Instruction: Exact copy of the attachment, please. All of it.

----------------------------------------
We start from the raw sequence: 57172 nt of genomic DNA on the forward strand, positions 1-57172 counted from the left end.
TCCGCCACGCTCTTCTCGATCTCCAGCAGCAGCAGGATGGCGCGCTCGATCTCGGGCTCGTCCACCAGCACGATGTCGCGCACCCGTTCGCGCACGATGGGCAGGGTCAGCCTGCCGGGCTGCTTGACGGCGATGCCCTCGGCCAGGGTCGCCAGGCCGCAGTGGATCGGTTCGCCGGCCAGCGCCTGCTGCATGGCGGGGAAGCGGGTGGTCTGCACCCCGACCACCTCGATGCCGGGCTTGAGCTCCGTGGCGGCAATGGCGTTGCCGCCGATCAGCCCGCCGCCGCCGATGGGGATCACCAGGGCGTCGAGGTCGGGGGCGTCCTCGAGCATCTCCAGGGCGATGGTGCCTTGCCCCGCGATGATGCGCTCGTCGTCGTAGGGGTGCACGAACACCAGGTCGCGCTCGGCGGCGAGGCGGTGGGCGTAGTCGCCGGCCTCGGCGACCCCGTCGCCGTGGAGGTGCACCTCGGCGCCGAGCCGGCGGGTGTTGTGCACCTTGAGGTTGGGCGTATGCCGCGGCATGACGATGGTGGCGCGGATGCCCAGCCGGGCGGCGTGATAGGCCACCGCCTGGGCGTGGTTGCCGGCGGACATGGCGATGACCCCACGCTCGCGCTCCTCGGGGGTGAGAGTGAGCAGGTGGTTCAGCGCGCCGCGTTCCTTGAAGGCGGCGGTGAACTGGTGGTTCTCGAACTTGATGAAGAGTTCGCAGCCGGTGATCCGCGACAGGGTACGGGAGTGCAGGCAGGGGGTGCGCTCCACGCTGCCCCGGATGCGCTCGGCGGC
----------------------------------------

We start from the raw sequence: 57172 nt of genomic DNA on the forward strand, positions 1-57172 counted from the left end.
TCCGCCACGCTCTTCTCGATCTCCAGCAGCAGCAGGATGGCGCGCTCGATCTCGGGCTCGTCCACCAGCACGATGTCGCGCACCCGTTCGCGCACGATGGGCAGGGTCAGCCTGCCGGGCTGCTTGACGGCGATGCCCTCGGCCAGGGTCGCCAGGCCGCAGTGGATCGGTTCGCCGGCCAGCGCCTGCTGCATGGCGGGGAAGCGGGTGGTCTGCACCCCGACCACCTCGATGCCGGGCTTGAGCTCCGTGGCGGCAATGGCGTTGCCGCCGATCAGCCCGCCGCCGCCGATGGGGATCACCAGGGCGTCGAGGTCGGGGGCGTCCTCGAGCATCTCCAGGGCGATGGTGCCTTGCCCCGCGATGATGCGCTCGTCGTCGTAGGGGTGCACGAACACCAGGTCGCGCTCGGCGGCGAGGCGGTGGGCGTAGTCGCCGGCCTCGGCGACCCCGTCGCCGTGGAGGTGCACCTCGGCGCCGAGCCGGCGGGTGTTGTGCACCTTGAGGTTGGGCGTATGCCGCGGCATGACGATGGTGGCGCGGATGCCCAGCCGGGCGGCGTGATAGGCCACCGCCTGGGCGTGGTTGCCGGCGGACATGGCGATGACCCCACGCTCGCGCTCCTCGGGGGTGAGAGTGAGCAGGTGGTTCAGCGCGCCGCGTTCCTTGAAGGCGGCGGTGAACTGGTGGTTCTCGAACTTGATGAAGAGTTCGCAGCCGGTGATCCGCGACAGGGTACGGGAGTGCAGGCAGGGGGTGCGCTCCACGCTGCCCCGGATGCGCTCGGCGGC